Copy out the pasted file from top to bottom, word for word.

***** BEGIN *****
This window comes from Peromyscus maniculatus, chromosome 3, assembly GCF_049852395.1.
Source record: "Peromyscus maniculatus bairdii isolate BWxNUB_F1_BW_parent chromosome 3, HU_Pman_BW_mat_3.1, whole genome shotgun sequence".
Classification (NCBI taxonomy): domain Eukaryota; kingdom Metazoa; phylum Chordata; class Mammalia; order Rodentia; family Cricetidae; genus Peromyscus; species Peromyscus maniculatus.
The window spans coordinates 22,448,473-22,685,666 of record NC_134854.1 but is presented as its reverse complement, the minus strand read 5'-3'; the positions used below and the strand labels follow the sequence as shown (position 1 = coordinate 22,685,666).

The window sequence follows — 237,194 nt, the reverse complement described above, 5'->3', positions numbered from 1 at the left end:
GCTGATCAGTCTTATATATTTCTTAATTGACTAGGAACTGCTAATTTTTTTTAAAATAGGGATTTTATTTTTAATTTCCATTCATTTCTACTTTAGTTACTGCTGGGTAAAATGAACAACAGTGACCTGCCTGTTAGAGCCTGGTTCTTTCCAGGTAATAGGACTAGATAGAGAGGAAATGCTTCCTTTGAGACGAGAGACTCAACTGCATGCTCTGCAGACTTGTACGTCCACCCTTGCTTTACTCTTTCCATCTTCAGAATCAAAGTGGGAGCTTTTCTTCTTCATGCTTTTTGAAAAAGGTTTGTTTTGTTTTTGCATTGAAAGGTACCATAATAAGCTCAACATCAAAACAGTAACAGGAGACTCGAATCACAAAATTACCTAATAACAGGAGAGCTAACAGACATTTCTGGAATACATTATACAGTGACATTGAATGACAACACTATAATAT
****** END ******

This window comes from Peromyscus maniculatus, chromosome 3, assembly GCF_049852395.1.
Source record: "Peromyscus maniculatus bairdii isolate BWxNUB_F1_BW_parent chromosome 3, HU_Pman_BW_mat_3.1, whole genome shotgun sequence".
Classification (NCBI taxonomy): domain Eukaryota; kingdom Metazoa; phylum Chordata; class Mammalia; order Rodentia; family Cricetidae; genus Peromyscus; species Peromyscus maniculatus.
The window spans coordinates 22,448,473-22,685,666 of record NC_134854.1 but is presented as its reverse complement, the minus strand read 5'-3'; the positions used below and the strand labels follow the sequence as shown (position 1 = coordinate 22,685,666).

The window sequence follows — 237,194 nt, the reverse complement described above, 5'->3', positions numbered from 1 at the left end:
GCTGATCAGTCTTATATATTTCTTAATTGACTAGGAACTGCTAATTTTTTTTAAAATAGGGATTTTATTTTTAATTTCCATTCATTTCTACTTTAGTTACTGCTGGGTAAAATGAACAACAGTGACCTGCCTGTTAGAGCCTGGTTCTTTCCAGGTAATAGGACTAGATAGAGAGGAAATGCTTCCTTTGAGACGAGAGACTCAACTGCATGCTCTGCAGACTTGTACGTCCACCCTTGCTTTACTCTTTCCATCTTCAGAATCAAAGTGGGAGCTTTTCTTCTTCATGCTTTTTGAAAAAGGTTTGTTTTGTTTTTGCATTGAAAGGTACCATAATAAGCTCAACATCAAAACAGTAACAGGAGACTCGAATCACAAAATTACCTAATAACAGGAGAGCTAACAGACATTTCTGGAATACATTATACAGTGACATTGAATGACAACACTATAATAT